I've been mulling the video blog debate that cropped up on techmeme this weekend. On the one hand, we have Brad Templeton saying "Please don't vlog". I like some of his points - it does take more time and attention to consume video (compared to text and audio). Podcasts can be listened to in the car or while exercising (i.e., during otherwise "dead time" when your eyes are busy). Video blogs require most of your attention though, and unless it's a screencast - i.e., something that's walking me through something I want to learn - I find little value add.
On the other hand, Scoble makes a few good points on the "picture is worth a 1000 words" side of the equation:
Here’s a test. Give me one minute of video or 10,000 words to explain to me what Halo 3 does. The video will beat the text every single time, even if you have a Pulitzer-prize winning author write the words.
That's true, but: most of the video blogs I've seen don't add any value in that direction over pure audio. Even many of Scoble's vlogs for channel 9, when he was at MS: more than once, I wanted him to put the damn camera down and have the tech person he was talking to switch over to screencast format (so that I could actually follow what what being demonstrated).
I have to say that there's kind of a continuum of technical skills required here - for text, you need to be able to convey your ideas clearly. You don't need a lot of graphical skills; even if your pages are horrible HTML, as long as your color choices aren't illegible, you can make your point. Audio podcasts are another step up, as I'm just learning now. The tools aren't that hard to use, but unless you have a studio handy, you need to be prepared to spend an hour or two (more when you first get started) cleaning up the audio, adding music, hacking out awkward pauses... it's a lot more work than editing text. If you save in mp3 format, you can figure on about 1 MB per minute, so the time to upload isn't too bad, and the storage requirements aren't onerous.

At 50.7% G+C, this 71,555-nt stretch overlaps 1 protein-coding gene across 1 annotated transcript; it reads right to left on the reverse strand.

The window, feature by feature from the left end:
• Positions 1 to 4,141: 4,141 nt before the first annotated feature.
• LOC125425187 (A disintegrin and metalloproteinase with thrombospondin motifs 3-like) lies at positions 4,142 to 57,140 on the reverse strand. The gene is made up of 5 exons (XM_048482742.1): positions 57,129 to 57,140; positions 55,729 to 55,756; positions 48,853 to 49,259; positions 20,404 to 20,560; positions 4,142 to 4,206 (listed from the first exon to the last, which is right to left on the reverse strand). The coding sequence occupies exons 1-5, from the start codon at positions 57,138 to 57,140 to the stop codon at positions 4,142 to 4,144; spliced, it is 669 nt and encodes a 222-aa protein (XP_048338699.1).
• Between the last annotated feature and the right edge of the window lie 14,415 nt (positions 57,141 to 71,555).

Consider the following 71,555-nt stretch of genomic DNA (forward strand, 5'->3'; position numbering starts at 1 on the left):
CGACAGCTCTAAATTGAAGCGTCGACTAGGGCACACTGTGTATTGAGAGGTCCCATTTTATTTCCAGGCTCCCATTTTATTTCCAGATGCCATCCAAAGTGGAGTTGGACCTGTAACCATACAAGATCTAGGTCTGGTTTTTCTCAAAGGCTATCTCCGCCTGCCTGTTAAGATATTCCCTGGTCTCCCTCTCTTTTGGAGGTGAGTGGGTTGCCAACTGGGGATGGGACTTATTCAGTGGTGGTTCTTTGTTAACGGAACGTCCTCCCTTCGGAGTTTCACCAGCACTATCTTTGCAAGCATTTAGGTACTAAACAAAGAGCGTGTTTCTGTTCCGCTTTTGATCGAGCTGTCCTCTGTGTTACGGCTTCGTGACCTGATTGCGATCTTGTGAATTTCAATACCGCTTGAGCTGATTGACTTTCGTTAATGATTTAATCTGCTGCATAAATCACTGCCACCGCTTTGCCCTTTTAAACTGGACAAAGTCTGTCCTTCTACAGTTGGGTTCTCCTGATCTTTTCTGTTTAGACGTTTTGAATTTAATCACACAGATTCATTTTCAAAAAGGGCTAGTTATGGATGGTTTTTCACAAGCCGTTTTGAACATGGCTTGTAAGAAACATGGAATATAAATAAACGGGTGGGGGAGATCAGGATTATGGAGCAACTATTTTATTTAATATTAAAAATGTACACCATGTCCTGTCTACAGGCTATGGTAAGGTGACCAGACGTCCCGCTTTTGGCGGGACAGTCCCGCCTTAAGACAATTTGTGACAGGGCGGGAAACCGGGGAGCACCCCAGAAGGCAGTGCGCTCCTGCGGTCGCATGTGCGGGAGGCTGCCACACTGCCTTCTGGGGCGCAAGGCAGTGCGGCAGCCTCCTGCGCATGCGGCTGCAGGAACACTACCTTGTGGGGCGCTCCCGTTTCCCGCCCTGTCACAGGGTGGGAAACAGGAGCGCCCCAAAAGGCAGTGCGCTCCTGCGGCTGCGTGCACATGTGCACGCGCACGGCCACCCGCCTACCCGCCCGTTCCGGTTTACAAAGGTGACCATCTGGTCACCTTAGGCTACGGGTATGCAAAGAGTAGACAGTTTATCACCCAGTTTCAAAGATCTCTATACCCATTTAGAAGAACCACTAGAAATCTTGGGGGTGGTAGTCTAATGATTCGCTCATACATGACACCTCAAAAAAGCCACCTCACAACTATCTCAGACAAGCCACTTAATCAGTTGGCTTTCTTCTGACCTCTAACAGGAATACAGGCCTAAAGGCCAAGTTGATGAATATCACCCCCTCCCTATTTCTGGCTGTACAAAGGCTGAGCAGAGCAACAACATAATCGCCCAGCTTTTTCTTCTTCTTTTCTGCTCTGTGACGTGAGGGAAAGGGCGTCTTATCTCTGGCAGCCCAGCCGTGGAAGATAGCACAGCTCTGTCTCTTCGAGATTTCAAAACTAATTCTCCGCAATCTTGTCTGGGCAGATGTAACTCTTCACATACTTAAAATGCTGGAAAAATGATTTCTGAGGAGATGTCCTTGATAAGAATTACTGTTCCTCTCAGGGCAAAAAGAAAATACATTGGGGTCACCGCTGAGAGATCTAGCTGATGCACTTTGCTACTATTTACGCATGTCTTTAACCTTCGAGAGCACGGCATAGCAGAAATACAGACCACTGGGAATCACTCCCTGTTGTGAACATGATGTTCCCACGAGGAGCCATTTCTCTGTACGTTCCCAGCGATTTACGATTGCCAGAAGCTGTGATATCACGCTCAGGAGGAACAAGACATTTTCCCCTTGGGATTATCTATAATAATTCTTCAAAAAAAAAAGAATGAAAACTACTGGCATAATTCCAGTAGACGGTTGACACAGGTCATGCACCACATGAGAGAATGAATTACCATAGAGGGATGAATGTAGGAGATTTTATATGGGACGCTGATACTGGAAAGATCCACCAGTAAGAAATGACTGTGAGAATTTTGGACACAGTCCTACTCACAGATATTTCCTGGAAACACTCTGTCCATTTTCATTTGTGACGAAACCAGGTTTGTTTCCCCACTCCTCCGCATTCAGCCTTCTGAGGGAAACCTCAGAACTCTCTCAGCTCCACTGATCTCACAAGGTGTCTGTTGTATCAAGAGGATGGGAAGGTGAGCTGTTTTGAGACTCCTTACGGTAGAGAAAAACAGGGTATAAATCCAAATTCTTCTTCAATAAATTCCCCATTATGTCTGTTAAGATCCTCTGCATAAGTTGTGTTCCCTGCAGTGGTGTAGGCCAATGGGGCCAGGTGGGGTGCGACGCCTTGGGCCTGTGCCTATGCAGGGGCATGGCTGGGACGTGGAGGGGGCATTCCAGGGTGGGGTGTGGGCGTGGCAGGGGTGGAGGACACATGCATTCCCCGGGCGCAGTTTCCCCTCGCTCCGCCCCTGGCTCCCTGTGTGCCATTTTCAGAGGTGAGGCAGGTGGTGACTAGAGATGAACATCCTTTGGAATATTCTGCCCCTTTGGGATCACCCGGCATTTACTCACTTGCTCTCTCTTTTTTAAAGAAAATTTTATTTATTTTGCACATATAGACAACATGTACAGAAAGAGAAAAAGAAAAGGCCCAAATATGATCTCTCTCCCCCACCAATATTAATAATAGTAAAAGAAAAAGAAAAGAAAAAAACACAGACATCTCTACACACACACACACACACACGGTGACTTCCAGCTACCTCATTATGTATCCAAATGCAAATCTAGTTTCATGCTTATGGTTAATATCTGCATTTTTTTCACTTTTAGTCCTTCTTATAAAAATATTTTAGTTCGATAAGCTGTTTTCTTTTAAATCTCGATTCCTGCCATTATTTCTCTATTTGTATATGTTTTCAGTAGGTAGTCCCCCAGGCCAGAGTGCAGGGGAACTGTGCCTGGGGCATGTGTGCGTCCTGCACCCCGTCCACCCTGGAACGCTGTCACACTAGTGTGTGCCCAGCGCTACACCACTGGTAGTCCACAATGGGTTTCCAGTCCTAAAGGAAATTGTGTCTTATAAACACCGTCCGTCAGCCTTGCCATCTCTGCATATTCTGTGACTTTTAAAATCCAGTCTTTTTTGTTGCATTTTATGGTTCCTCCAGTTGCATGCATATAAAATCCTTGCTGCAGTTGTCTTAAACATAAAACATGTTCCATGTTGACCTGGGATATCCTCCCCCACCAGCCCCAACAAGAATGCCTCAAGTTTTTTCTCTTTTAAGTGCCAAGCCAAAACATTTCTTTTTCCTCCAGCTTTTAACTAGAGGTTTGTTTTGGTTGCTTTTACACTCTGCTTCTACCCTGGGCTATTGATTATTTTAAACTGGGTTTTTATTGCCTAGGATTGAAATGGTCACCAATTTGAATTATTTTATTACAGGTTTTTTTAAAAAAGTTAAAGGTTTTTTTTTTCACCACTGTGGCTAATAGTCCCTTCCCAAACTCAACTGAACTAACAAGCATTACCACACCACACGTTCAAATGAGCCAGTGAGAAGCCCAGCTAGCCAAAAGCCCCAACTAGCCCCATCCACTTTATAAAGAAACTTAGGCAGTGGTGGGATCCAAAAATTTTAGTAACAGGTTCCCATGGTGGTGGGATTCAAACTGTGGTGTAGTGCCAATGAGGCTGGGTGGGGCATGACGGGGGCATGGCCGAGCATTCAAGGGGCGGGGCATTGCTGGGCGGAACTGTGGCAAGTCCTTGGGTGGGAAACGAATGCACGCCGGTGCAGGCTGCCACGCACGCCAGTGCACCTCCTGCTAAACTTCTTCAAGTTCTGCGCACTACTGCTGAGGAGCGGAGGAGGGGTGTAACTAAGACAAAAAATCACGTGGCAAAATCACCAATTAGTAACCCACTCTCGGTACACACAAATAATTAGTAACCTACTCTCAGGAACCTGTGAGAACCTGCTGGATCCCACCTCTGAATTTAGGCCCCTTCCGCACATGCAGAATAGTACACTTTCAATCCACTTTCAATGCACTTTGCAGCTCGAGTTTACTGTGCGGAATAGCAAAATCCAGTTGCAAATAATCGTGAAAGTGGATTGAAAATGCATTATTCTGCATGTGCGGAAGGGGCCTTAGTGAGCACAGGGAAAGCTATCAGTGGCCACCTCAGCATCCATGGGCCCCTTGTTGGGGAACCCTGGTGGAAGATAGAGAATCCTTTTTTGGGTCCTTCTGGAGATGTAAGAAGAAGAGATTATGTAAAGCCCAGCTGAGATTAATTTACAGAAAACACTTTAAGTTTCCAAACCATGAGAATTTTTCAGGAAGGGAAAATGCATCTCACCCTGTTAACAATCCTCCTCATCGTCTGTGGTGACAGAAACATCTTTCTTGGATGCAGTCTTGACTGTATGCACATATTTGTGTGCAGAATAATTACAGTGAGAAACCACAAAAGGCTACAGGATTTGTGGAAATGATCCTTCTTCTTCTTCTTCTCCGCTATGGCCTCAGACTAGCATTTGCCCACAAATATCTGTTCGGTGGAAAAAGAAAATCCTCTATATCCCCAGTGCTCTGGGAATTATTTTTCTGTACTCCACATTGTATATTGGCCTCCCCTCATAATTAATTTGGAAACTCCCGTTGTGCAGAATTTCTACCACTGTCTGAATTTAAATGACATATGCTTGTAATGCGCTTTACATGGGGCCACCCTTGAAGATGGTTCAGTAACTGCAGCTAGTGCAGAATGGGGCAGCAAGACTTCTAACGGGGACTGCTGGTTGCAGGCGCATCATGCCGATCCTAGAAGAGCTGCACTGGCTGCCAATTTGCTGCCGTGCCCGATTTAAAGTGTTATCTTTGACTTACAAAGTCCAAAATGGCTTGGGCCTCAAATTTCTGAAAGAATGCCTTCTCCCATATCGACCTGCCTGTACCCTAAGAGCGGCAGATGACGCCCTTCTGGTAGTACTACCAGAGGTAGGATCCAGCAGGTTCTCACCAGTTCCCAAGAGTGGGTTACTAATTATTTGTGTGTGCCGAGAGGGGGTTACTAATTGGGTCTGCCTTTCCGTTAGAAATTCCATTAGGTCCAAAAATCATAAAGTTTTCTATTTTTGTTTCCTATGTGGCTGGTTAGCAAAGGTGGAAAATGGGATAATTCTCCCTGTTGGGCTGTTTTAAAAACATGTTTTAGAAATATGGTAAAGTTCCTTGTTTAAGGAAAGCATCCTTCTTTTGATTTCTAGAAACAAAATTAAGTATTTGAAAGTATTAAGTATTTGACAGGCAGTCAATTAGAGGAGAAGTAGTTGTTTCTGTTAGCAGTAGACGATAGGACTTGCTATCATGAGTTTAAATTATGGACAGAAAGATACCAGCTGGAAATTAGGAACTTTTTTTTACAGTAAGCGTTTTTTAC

Then there's video. Sure, anyone can take video now (my daughter's $129 Samsung camera takes decent video, especially considering that price tag). However, the space requirements are much larger than with audio, and the editing process takes longer - I've not done it, but my daughter has been creating movies of girl scout events for her troop, and it takes eons to render stuff on the Mac mini. Sure, it would take a lot less time if I bought a new Mac pro, or an up to date PC - but with what I've got lying around, it takes a lot of time.
Then there's uploading and storage - suddenly things jump from 10's of MB to hundreds. Yes, disk space is cheap, but try doing a few - and see how well the purchasing department buys your argument as to why you need a storage farm :)
At the end of the day, I don't think most of the vlogs I've seen would lose much by being pure audio. For technically oriented stuff, a screencast is probably more useful than full video. Where does that leave me? It leaves me thinking that you should really consider your content and audience before you decide to whip out the digicam.